If you are using Oracle’s application development tools, such as Forms or Reports, you can use PL/SQL as the language in which you create an application’s graphical user interface and supporting logic. Technically, you don’t even have to connect to a database to use this feature. Also, with a little effort, you can even hook up client-side PL/SQL to databases other than Oracle. The normal arrangement, though, looks like Figure 20-10.
Figure 20-10. Oracle client-side runtime environment invoking a stored procedure
As illustrated, the client-side runtime environment—which may actually be running on a middle tier, such as an Oracle Forms “server”—communicates with both the server-side PL/SQL runtime and the server’s SQL processing components. The remote procedure calls don’t require the server to read the DIANA of any called programs in order to determine whether the referenced program has changed, as discussed earlier in Section 20.2.4 of this chapter.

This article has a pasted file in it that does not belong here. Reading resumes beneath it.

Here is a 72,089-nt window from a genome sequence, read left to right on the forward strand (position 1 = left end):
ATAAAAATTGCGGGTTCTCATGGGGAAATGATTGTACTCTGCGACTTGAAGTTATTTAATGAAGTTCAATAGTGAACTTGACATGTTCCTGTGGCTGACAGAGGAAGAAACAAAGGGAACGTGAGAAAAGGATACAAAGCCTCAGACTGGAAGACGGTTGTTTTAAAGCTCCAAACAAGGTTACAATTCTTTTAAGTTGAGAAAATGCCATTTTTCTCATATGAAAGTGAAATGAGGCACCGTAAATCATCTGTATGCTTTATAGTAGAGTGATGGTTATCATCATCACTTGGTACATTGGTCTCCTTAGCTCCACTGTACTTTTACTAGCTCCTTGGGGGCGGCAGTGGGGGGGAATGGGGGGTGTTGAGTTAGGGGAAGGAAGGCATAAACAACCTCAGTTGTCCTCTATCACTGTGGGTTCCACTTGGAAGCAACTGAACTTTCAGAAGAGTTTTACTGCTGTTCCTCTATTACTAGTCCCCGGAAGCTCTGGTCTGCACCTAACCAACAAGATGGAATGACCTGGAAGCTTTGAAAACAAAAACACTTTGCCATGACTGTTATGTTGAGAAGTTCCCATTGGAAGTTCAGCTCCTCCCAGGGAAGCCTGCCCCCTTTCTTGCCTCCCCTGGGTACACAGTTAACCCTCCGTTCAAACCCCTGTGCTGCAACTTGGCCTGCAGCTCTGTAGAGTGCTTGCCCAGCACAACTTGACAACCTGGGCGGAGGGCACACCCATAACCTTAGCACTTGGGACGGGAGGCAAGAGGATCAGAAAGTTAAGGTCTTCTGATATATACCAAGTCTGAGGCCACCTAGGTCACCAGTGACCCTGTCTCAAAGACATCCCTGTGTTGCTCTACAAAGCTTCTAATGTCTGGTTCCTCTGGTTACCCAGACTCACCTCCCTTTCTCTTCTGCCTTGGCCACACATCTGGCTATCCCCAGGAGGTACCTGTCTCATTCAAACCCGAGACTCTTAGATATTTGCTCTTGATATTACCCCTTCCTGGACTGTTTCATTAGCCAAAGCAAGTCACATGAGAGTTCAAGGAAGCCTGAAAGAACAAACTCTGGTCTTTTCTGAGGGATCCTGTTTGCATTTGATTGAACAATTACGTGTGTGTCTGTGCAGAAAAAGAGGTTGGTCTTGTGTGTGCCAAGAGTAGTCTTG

One of the great things that Oracle has done with the application development tools is to provide a wide range of extended functionality via built-in packages. So, on the client computer, for example, you can use PL/SQL to do things like:
Define the behaviors of triggers that fire on events such as mouse clicks
Provide data entry assistance to the user by encoding automatic lookups and data validation